A Vision for History at Community Colleges

Historians in the News

History as a discipline is most popular as an undergraduate field of study at liberal arts colleges or research universities — institutions that attract well-prepared students. Professors at community colleges in the Seattle area are trying to find ways to attract more students, in part by accepting that many of those they want to educate view the field as boring, thinking of it as “just memorizing names and dates.”

To reach the students, these professors are working on a two-pronged strategy. First, they are preparing exercises that link students’ lives to the study of history. Second, they are focusing on basic information literacy and research skills, which their students tend to lack. The combination appears to be working, even as these professors teach not to the idealized seminar room of the stereotypical history scholar, but in classes of 35 students or more — many of whom have full-time jobs.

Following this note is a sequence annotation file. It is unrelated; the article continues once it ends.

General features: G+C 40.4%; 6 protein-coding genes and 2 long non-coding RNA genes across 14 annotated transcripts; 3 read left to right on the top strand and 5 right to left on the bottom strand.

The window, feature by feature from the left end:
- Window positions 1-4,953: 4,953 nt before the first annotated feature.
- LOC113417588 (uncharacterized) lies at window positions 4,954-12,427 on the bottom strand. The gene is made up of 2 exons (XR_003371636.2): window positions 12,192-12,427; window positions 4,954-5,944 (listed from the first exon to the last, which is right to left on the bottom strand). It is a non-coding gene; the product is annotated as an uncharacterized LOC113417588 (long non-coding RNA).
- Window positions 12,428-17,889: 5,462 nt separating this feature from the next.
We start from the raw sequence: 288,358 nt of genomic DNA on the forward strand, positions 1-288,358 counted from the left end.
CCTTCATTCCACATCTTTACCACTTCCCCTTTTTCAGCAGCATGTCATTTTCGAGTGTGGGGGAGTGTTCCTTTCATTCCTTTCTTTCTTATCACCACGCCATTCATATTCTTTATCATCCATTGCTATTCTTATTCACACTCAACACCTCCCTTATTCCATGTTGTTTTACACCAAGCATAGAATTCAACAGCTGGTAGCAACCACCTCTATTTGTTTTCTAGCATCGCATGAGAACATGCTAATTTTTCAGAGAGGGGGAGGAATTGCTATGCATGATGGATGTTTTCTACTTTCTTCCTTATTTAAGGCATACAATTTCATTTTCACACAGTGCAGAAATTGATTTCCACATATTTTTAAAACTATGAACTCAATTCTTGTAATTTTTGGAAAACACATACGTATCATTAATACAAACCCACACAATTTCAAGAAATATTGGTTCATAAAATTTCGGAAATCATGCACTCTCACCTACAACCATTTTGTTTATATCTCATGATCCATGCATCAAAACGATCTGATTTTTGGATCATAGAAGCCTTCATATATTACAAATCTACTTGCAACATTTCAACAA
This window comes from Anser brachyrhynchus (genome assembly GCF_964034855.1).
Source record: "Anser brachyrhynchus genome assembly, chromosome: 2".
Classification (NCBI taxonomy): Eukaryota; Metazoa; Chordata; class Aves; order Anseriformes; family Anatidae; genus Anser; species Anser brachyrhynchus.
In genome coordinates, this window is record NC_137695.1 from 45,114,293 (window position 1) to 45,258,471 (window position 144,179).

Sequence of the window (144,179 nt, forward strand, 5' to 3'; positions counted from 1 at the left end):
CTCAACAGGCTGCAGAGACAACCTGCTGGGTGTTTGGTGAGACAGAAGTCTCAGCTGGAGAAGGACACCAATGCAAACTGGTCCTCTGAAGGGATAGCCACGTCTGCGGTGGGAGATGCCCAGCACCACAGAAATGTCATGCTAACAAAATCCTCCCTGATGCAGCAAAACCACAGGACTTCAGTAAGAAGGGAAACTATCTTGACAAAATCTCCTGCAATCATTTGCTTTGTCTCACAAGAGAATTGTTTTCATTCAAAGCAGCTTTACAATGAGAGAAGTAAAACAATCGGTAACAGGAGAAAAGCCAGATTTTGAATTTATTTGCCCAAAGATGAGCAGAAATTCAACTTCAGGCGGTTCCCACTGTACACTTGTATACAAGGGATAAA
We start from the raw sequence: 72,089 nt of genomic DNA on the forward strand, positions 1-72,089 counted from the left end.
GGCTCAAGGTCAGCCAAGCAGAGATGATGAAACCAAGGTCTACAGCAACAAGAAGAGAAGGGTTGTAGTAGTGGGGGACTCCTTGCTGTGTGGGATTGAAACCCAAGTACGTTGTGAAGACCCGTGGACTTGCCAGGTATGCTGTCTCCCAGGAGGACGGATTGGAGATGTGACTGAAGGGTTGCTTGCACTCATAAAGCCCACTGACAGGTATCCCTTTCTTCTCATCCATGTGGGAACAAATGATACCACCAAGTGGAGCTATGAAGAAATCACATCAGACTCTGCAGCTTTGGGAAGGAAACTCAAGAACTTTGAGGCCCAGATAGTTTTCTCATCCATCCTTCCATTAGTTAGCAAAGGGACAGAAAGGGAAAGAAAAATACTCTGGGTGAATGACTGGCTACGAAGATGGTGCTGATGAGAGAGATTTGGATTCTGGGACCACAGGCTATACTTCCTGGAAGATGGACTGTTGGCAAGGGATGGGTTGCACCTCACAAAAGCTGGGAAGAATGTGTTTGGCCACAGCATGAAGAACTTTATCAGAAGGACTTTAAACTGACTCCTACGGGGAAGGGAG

The professors described their approaches here at the annual meeting of the Association of American Colleges and Universities.

Brian Casserly of North Seattle Community College uses assignments in a U.S. survey history course to teach the basics of conducting research and writing a research paper — something most students don’t know how to do....
Read entire article at Inside Higher Ed

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